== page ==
Physics gives learners an insight into the underlying nature of our world and its place in the universe. From the sources of the energy we use to the exploration of space, Physics covers a range of applications of the relationships that have been discovered through experiment and calculation, including those used in modern technology.

One of the attractions of the subject is the applied nature of its content. As a department we seek to reinforce this with experiments and practical application of the theories taught being a focus of our approach to the subject.

Physics is taught as a component of a multidisciplinary approach to science from T1 to S1 with pupils then having the option to specialise in Physics from S2. Physics is offered at National 5 and IB Level.

Against the national trend, there is a high take up of Physics at all levels, with a large percentage of pupils going on to study Physics related subjects at degree level. Due to the academic demand of the subject, engineering disciplines, medicine and science related degrees are common routes for many of our school leavers.

Physics - National 5

The National 5 Physics course enables learners to develop a deeper understanding of physics concepts and the ability to describe and interpret physical phenomena using mathematical skills. The purpose of the course is to develop learners’ interest and enthusiasm for physics in a range of contexts. The skills of scientific inquiry and investigation are developed throughout the course by investigating the applications of physics. This will enable learners to become scientifically literate citizens, able to review the science-based claims they will meet. An experimental and investigative approach is used to develop knowledge and understanding of physics concepts. They will develop scientific methods of research in which issues in physics are explored and conclusions drawn.

The course is divided into three units with six distinct topic sections:

Dynamics, Space & Cosmology, Electricity, Properties of matter, Waves, Radiation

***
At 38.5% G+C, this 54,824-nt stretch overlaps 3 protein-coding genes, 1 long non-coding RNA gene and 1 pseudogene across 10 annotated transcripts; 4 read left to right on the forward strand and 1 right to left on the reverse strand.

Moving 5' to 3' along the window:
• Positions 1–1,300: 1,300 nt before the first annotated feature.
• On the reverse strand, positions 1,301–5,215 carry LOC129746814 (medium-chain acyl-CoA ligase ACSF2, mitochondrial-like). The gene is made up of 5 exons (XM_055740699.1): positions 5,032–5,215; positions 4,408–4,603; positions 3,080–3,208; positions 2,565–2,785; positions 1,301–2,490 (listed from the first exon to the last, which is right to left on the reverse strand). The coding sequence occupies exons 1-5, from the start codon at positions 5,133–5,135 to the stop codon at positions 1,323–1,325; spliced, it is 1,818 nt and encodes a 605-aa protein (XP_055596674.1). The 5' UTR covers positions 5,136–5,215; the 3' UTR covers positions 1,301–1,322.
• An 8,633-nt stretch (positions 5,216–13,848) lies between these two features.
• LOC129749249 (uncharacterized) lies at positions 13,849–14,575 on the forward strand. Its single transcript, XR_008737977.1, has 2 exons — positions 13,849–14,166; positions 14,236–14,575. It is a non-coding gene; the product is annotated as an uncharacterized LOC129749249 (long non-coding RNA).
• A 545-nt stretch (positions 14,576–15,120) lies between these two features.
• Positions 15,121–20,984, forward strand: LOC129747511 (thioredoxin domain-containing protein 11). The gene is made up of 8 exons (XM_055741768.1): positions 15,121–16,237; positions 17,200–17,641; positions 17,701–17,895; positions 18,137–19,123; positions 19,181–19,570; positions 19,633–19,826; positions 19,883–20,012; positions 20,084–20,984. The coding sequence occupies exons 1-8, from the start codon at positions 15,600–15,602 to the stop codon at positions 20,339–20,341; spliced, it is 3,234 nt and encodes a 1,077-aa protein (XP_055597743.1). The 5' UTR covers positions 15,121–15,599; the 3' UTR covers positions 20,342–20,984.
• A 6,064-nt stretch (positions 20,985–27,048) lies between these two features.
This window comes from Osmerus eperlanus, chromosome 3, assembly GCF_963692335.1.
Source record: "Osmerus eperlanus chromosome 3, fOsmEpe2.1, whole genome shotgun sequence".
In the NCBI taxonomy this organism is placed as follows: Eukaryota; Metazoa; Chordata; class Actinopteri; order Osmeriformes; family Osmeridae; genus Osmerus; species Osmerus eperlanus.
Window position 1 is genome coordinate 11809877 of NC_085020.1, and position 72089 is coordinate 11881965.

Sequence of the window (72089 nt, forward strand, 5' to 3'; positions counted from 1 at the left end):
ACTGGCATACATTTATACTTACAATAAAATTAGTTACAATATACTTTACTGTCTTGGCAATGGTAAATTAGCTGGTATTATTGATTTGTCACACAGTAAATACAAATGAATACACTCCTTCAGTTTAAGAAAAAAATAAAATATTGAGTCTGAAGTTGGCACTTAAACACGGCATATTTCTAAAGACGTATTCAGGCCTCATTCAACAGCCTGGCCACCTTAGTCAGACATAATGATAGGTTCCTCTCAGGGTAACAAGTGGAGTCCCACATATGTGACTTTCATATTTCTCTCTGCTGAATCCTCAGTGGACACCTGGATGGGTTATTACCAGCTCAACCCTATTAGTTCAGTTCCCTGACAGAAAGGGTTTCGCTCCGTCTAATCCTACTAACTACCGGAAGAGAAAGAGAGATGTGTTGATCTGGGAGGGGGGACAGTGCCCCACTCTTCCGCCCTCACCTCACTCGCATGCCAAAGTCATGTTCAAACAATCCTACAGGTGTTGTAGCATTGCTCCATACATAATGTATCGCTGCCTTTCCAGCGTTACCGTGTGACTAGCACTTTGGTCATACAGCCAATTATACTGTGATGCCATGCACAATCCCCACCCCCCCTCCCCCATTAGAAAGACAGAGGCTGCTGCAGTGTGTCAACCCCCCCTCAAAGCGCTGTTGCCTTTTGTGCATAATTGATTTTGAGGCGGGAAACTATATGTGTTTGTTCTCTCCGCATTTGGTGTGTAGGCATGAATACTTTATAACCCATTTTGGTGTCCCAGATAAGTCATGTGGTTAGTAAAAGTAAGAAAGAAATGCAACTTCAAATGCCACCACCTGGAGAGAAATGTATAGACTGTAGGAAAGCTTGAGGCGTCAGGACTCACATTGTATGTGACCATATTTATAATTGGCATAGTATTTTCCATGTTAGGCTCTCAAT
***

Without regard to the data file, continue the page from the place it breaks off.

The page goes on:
Physics - IB

Physics is the most fundamental of the experimental sciences, as it seeks to explain the universe itself from the very smallest particles to the vast distances between galaxies.Despite the exciting and extraordinary development of ideas throughout the history of physics, observations remain essential to the very core of the subject. Models are developed to try to understand observations, and these themselves can become theories that attempt to explain the observations.Through studying a science subject students should become aware of how scientists work and communicate with each other. While the scientific method may take on a wide variety of forms, the emphasis is on a practical approach. In addition, through the overarching theme of the “Nature of Science” this knowledge and skills will be put into the context of the way science and scientists work in the 21st century and the ethical debates and limitations of creative scientific endeavor.The sciences are taught practically. Students have opportunities to design investigations, collect data, develop manipulative skills, analyse results, collaborate with peers and evaluate and communicate their findings. The investigations may be laboratory based or they may make use of simulations and databases. Students develop the skills to work independently on their own design, but also collegiately, including collaboration with schools in different regions, to mirror the way in which scientific research is conducted in the wider community.Physics syllabus outline:Higher level (240 hours)Internal assessment (individual investigation): 20%External assessment: 80%Standard level (150 hours)Internal assessment (individual investigation): 20%External assessment: 80%Key features of the curriculum and assessment modelsAvailable at standard (SL) and higher levels (HL)The minimum prescribed number of hours is 150 for SL and 240 for HLStudents are assessed both externally and internallyPhysics students at SL and HL undertake a common core syllabus and a common internal assessment (IA) scheme.

While there are core skills and activities common to both SL and HL, students at HL are required to study some topics in greater depth, to study additional topics and to study extension material of a more demanding nature in the options. The distinction between SL and HL is one of breadth and depth.A practical approach to the course delivery is emphasised through the interdisciplinary group 4 project and a mixture of both short-term and long-term experiments and investigations.
Internal assessment accounts for 20% of the final assessment and this is assessed through a single individual investigation. This investigation may involve a hands-on approach, use of data-bases, modelling, simulation or a hybrid. Student work is internally assessed by the teacher and externally moderated by the IB.The external assessment of physics consists of three written papers. In paper 1 there are 30 (at SL) or 40 (at HL) multiple-choice questions. Paper 2 contains short-answer and extended-response questions on the core (and Additional Higher Level (AHL) material at HL). Paper 3 has two sections; Section A contains one data-based question and several short-answer questions on experimental work on the core (and AHL material at HL). Section B contains short-answer and extended-response questions from each of the four options.

Book a tour

To find out more about how we engender hard work and determination in our young people, come and visit us and meet our dedicated teaching staff and speak to our pupils.